WASHINGTON – There were a few conservatives who criticized John Boehner's tactical retreat on the debt ceiling on Wednesday, but for the most part, the Republican speaker of the House was able to get the right wing of the GOP behind raising the debt ceiling for three months without any spending cuts.
House leadership aides told The Huffington Post that three factors helped them get enough of their conservative members on board to pass the legislation Wednesday.
First, it was crafted by a working group of House leaders including Rep. Paul Ryan (R-Wis.), Rep. Jeb Hensarling (R-Texas), and Rep. Tom Price (R-Ga.) -- a team that is respected by many of the most conservative House members. Additionally, at a session in Williamsburg at the House GOP retreat last week, Boehner and the rest of the party's leadership made sure to set a few hours aside simply to listen to the concerns and feedback of all the back-benchers who wanted to speak.
And finally, a House GOP leadership aide said, rank-and-file members are beginning to wake up to the likelihood that President Obama's goal for the next two years is to make the GOP look as extremist and obstructionist as possible, in hopes of retaking the House in 2014 and having control of the White House and both chambers of Congress -- like Democrats did in 2009 and 2010.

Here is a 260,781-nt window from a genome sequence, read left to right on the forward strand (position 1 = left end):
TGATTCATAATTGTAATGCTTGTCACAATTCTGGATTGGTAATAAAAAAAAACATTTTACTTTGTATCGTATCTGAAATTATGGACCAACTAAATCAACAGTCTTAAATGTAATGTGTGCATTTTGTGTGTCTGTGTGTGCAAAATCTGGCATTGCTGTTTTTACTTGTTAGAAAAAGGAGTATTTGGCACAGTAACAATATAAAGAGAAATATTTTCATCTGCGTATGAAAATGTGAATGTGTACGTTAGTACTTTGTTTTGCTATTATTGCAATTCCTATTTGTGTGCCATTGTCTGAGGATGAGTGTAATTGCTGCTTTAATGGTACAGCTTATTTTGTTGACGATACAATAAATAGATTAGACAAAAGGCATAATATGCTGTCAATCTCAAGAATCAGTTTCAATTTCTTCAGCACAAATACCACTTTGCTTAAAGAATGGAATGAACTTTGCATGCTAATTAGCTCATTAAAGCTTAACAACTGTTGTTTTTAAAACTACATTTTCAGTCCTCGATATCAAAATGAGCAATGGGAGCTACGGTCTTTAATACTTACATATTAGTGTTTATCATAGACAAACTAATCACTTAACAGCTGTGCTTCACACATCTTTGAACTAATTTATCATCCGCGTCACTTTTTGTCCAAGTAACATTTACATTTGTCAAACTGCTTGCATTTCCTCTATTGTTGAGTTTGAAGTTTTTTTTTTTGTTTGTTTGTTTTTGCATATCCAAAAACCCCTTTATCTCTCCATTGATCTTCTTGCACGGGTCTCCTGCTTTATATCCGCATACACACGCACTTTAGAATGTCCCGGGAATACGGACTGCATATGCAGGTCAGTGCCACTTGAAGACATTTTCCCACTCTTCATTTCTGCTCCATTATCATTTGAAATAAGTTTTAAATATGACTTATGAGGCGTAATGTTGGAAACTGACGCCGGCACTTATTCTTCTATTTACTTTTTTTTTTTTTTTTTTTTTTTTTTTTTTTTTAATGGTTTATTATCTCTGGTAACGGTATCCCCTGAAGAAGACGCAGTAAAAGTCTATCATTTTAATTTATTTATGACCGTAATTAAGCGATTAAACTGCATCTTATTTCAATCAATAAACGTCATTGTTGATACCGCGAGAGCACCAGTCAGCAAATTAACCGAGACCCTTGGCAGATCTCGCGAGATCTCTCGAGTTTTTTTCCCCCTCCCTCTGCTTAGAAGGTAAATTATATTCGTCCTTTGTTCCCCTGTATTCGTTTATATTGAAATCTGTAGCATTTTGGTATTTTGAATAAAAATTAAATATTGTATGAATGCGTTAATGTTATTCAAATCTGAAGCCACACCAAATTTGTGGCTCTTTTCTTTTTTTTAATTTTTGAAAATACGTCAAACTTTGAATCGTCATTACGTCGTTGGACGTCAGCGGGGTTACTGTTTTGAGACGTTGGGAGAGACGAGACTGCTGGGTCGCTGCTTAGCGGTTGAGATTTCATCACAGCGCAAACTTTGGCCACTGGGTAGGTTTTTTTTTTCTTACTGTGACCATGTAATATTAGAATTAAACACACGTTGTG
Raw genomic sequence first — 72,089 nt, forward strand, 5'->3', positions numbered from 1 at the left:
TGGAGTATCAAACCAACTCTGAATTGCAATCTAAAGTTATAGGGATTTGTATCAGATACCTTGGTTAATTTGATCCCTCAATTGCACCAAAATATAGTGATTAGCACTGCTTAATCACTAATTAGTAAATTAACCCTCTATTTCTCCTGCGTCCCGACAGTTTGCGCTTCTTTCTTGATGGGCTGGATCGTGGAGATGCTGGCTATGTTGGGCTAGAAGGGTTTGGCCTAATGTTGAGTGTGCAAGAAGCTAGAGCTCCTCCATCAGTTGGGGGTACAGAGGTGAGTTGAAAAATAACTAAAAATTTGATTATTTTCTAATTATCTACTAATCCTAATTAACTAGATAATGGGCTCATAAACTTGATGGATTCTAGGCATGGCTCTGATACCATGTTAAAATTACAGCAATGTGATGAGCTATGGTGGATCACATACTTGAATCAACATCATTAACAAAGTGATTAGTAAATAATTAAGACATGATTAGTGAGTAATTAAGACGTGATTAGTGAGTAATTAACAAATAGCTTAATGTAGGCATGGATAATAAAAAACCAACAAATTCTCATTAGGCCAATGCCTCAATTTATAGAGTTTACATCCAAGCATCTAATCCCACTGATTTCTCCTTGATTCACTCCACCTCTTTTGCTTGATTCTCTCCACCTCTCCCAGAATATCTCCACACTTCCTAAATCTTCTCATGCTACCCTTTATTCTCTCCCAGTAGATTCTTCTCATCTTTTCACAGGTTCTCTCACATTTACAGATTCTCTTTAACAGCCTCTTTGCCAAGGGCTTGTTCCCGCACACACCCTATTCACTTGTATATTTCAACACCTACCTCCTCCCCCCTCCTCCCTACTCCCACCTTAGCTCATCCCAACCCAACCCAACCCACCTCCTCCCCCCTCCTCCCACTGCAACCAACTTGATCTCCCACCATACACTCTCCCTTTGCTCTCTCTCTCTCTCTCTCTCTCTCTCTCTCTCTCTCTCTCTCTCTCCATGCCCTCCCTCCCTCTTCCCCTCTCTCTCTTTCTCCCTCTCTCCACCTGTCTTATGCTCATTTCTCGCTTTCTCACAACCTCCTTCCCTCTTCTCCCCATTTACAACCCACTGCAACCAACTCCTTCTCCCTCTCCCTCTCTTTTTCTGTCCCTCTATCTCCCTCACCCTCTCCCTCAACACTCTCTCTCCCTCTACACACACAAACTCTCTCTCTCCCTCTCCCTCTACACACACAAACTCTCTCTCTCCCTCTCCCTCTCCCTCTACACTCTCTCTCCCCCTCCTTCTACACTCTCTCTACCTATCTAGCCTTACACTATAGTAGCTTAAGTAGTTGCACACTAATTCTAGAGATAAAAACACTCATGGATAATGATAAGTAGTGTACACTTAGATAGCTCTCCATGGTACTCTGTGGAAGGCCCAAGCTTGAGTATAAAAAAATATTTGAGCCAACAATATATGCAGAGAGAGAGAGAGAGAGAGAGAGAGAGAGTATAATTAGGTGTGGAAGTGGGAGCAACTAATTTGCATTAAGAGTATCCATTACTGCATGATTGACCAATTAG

A Boehner aide said that "there was a lot of talk [this week] about playing chess rather than checkers – and picking the smart fights."
"Republicans need to demonstrate patience and care. They need to avoid the traps being laid for them by the president," wrote Peter Wehner, a former Bush White House adviser who recently worked for Mitt Romney's presidential campaign. "President Obama’s aim is to portray House Republicans as extreme to the point of being nihilistic. His hope is to go to the country in 2014 and blame the GOP for standing in the way of reasonable proposals and progress."
But outside the House, the GOP's right flank held steady as well. Outside groups supported the move or declined to attack it -– with the exception of FreedomWorks -– and the bill passed Wednesday afternoon, 285 to 144, with support from 199 Republicans.
Normally, groups like the Club for Growth would have decried passing a short-term debt limit extension that included no spending cuts, and the Tea Party members of the House would have revolted. Instead, the Club said they would essentially give House Republicans a pass by not including the debt ceiling extension on their congressional scorecard.
Chris Chocola, the Club's president, told HuffPost he wasn't sure if the debt ceiling move was a retreat, as Sen. Rand Paul (R-Ky.) disparaged it on Monday, but that he was willing to give Boehner a moment to try to get his act together.
"The impression I'm getting is they're trying basically to have a plan and stay ahead of this a bit," he said. "There hasn't been evidence of a plan for the last couple battles … So it's a plan. We don't endorse what they're doing with the debt limit but we're not going to fight against it at this point until we see if they can execute their plan," he said.
"I don't know that I agree with their political calculation, but there's a plan. Going into the fiscal cliff -- if there was a plan, it wasn't evident to me," Chocola said. "It always seems to be a reaction rather than trying to get ahead of the issue."
It's far from a ringing endorsement, but for those in Boehner's office, it's a welcome moment where their base is not screaming at them.